We are doing a “re-enactment” of sorts when we take part in the reading of the Passion on Palm Sunday, and we, the people, are always assigned the part of the accusing, hating crowd.
On another thread here, Benedictgal says of this practice: "… The crowds are speaking on our behalf because we, ourselves, are the ones who put Jesus to death because of our sins. When the crowd says “let His blood be on us and on our children”, we are assuming the guilt and blame. I think that we have, sadly, conditioned ourselves to gloss over the fact that we are just as guilty as the crowds were. When we speak their “lines”, we are actually speaking for ourselves."
What Benedictgal says here I have heard before, and perhaps represents the reason we are asked to be the crowd. But it doesn’t sit right with me.
I cannot see myself in that crowd EVER saying those things. I don’t think I am vain either. I would either be completely heart-broken and silent, in tears, or a coward and run away, but I would NOT be saying the things that crowd was saying. I think I know myself well enough to say that. I’ve never been a crowd follower. Does anyone else really think that they would have been yelling “Crucify Him!”? That they would have had no pity?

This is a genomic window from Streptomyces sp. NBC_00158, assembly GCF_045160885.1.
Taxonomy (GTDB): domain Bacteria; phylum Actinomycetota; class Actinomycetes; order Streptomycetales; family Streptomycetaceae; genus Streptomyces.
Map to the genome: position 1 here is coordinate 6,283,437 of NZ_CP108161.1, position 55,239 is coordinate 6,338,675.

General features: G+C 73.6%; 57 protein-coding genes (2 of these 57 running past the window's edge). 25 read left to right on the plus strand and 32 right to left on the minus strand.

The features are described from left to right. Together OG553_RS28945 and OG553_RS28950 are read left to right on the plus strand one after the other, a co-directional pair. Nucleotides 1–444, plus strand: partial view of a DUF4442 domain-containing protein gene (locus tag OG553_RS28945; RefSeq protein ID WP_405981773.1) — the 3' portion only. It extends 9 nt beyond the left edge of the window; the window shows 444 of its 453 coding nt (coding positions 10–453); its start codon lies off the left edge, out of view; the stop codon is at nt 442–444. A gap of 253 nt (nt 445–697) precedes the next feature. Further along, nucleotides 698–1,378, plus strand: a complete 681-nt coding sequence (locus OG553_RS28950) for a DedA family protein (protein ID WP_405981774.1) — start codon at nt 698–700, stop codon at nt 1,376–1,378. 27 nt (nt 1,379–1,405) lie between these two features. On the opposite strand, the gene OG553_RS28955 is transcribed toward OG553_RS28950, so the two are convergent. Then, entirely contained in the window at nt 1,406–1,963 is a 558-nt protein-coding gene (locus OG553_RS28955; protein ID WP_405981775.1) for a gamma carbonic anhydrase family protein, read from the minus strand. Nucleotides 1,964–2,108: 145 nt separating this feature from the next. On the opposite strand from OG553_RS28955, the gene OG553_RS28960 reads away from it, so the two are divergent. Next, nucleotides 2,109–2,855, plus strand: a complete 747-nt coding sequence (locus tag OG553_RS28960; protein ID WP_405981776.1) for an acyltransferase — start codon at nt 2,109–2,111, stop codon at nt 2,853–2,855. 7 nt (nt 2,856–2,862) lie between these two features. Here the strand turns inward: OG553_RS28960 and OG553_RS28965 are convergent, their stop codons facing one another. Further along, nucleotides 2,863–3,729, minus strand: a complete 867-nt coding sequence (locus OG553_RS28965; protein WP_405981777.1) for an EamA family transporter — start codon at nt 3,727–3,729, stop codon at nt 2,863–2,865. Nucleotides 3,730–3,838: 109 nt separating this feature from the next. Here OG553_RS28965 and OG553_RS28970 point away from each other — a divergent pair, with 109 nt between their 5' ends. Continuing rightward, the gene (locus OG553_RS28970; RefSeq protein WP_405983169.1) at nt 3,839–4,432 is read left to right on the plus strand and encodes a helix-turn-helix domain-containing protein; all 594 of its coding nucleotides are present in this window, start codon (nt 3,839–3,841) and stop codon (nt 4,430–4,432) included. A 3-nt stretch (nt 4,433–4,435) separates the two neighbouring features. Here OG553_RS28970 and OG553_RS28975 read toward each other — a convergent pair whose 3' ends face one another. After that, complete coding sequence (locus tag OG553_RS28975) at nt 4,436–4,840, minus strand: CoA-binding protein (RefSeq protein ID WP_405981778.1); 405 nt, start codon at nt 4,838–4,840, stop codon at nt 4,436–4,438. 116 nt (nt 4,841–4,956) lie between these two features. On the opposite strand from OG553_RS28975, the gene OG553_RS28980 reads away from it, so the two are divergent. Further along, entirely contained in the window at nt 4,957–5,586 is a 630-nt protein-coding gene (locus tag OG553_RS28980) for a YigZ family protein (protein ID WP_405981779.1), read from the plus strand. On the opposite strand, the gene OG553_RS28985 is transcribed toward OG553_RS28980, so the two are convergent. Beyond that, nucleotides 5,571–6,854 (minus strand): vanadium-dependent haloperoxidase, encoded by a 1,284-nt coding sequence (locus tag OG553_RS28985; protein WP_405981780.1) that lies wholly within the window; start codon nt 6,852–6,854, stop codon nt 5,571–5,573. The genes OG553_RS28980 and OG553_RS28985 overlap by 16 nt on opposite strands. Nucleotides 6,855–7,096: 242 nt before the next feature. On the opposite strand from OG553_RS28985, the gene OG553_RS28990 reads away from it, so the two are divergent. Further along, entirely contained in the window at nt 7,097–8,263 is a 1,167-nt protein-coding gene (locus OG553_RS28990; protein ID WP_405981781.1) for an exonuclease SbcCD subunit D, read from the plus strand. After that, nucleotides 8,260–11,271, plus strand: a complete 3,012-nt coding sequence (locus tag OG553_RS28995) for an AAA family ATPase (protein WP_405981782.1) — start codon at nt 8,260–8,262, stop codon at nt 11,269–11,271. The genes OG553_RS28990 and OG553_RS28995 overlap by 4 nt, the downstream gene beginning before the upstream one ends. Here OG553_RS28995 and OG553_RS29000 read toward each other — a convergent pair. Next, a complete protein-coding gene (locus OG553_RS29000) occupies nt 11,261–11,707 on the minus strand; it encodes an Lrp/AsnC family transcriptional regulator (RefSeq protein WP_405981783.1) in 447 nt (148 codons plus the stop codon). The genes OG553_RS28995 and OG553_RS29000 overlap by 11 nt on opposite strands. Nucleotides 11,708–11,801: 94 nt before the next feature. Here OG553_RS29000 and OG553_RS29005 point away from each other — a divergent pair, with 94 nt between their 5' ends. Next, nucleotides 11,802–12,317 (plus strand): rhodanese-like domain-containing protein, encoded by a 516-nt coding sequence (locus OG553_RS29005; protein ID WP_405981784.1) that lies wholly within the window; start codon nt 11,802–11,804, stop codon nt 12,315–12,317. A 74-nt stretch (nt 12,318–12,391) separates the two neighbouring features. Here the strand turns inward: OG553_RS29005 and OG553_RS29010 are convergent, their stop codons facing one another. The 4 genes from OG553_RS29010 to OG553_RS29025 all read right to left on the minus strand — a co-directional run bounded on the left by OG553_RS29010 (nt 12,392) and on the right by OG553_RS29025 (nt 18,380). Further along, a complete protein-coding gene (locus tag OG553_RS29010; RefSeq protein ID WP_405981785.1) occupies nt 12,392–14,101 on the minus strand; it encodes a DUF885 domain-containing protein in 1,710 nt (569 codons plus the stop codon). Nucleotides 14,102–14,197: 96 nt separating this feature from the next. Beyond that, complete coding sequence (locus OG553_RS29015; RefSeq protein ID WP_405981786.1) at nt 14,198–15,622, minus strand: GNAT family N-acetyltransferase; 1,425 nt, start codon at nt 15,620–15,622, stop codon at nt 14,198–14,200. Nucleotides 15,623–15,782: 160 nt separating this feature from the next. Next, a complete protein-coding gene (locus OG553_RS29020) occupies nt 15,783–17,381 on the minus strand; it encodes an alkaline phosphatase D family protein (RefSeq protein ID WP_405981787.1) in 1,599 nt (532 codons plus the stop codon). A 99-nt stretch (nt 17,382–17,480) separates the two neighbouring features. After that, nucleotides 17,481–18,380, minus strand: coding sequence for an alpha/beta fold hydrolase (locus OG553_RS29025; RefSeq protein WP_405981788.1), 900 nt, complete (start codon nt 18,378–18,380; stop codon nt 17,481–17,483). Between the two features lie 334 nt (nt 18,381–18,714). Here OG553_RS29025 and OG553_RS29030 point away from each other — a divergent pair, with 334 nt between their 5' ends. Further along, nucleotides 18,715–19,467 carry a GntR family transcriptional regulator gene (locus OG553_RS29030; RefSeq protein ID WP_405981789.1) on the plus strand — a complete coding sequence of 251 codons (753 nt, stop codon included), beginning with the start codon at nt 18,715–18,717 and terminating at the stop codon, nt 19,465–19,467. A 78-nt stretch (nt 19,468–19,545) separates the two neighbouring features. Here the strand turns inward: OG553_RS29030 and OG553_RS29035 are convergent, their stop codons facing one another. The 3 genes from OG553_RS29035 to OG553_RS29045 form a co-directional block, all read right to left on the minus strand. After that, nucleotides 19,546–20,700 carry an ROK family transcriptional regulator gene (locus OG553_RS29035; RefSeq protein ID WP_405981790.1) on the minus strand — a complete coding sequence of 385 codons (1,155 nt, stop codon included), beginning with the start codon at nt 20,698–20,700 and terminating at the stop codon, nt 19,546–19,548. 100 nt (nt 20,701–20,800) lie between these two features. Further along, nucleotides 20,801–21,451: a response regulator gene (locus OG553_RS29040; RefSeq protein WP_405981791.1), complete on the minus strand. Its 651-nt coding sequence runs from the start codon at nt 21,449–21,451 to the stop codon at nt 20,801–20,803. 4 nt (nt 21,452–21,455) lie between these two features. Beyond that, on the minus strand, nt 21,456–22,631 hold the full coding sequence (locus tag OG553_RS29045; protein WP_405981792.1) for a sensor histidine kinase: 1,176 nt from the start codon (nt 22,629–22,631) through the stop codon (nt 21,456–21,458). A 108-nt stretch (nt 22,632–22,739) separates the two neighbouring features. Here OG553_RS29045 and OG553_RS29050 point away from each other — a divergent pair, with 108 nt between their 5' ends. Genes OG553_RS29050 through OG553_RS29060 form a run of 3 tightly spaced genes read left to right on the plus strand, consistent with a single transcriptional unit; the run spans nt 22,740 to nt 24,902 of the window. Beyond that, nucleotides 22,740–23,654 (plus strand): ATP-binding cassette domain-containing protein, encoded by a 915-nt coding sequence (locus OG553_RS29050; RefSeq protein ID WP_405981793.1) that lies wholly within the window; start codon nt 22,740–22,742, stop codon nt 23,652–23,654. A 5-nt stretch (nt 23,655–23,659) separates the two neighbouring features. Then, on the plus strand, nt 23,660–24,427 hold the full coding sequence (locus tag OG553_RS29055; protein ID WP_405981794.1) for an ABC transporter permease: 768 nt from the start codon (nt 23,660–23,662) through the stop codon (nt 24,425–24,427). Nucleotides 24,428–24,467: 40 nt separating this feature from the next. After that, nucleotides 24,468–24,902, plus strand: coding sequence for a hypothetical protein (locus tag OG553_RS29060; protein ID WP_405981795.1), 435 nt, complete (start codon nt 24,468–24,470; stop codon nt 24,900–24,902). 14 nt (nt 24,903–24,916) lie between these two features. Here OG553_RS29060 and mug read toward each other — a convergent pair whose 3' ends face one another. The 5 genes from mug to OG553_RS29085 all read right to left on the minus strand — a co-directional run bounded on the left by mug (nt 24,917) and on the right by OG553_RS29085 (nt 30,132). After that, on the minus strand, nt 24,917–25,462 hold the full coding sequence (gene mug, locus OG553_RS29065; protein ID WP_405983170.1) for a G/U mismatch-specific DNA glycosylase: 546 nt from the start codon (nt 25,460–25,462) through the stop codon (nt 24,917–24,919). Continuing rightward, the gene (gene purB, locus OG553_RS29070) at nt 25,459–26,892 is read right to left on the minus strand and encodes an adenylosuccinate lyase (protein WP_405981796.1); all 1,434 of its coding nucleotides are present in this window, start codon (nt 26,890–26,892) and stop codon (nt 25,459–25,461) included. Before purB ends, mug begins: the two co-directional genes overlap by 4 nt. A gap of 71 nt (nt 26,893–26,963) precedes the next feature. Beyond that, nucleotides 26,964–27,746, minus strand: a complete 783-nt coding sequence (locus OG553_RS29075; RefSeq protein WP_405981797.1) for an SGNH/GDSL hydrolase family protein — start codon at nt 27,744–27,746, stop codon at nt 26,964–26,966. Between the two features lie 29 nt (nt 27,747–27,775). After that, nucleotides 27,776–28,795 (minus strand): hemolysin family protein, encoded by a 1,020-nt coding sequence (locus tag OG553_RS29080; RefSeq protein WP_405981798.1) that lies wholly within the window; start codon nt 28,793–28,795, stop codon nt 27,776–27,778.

Certainly none of the apostles were in that crowd saying those things (excepting Judas who was crazy by then and not participating in that), and certainly none of His true disciples were in that crowd, either. And I am a true disciple. So like them, I would NOT have been there saying what that crowd said.
Therefore I do not like the implication that the crowd is speaking on my behalf. I have heard that before and I don’t get where it comes from. Nothing in the catechism I am sure.
I decided this year to be silent when the crowd parts are read. I want to worship at Mass, not speak words opposite of my nature and intent. And if I had a chance to be in a Mel Gibson movie saying those parts, I’d say “No, thank you.” Sure, someone has to do it, but not me. There will be other volunteers who can act it without taking it personally. And its definately not a role and words I want to speak at Mass.
Does anyone else feel this way too?